Will Kicking Be New Orleans Saints' Achilles Heel?

Joe GerrityCorrespondent IDecember 13, 2009

LANDOVER, MD - DECEMBER 06:  Garrett Hartley #5 of the New Orleans Saints kicks the winning goal in overtime against the Washington Redskins on December 6, 2009 at FedExField in Landover, Maryland.  (Photo by Chris McGrath/Getty Images)
Chris McGrath/Getty Images

As the Saints escape yet another close call in their quest for perfection, one weakness remains brutally apparent. Their kicking game is “no good”.

With the league’s best offense it’s easy to overlook a mediocre kicking team, but history indicates that at some point Sean Payton will find himself relying on an untested kicking unit.

So far this year he has coddled them, attempting only a handful of field goals over 40 yards, of which only two have been successful.

Kicker Garrett Hartley, activated last week to replace a struggling John Carney, has gone six of seven on field goals so far this year, but he is unproven on the big stage and has yet to make a field goal of over 50 yards.

One can point out his career 17/18 mark, but that stat is a bit misleading as only four of them have been over 40 yards.

Also the mental aspect of kicking is immeasurable. It’s hard to say how someone will respond to the pressure of a game winning kick in a playoff game.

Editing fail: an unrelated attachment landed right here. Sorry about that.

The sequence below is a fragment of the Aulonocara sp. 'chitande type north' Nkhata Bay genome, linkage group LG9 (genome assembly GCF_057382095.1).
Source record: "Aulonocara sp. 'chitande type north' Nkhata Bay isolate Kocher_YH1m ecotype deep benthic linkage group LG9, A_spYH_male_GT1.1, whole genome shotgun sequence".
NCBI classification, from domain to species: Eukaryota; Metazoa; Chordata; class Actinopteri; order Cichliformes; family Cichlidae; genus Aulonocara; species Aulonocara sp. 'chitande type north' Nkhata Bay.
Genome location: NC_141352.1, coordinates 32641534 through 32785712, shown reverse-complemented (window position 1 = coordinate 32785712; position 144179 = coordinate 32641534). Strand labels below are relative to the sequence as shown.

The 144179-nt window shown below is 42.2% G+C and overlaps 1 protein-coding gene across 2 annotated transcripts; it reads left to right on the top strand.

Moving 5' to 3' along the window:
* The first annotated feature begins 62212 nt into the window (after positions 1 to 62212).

It became clear in Washington that Payton doesn't trust his kicker. Repeatedly he inched closer, visibly uneasy about attempting even a short field goal.

He confirmed this in Atlanta by attempted a fake field goal from the Atlanta 20-yard line on 4th-and-7, when leading by three.

After months of practice and hundreds of meaningful plays, it's a common theme to see kickers determining the outcome of a season.

Saints fans know this from personal experience. It wasn’t too long ago that the River City Miracle went from play of the decade to cruelest joke of the century, eliminating them from playoff contention. In only two games, Hartley has already missed an extra point.

In Superbowl XXV Scott Norwood missed a 47-yard field goal that would have given the Bills their first win ever. Instead it was wide right, costing them the first of four consecutive Super Bowls. Only one time has Hartley connected from that long in his career.

Most recently, in Superbowl XLI, the undefeated Patriots held a 7-3 lead on 4th-and-13 from the Giants' 31. They opted to go for it rather than attempt a 48-yard field goal with unproven second year pro, Steven Gostkowski.

Had they retained Adam Vinetieri it’s likely they would have opted to kick. The decision would wind up to haunt them as they lost 17-14, ruining their bid for perfection.

With the playoffs approaching, the Saint are going to find themselves in some close games. Only time will tell if a kicker determines their fate.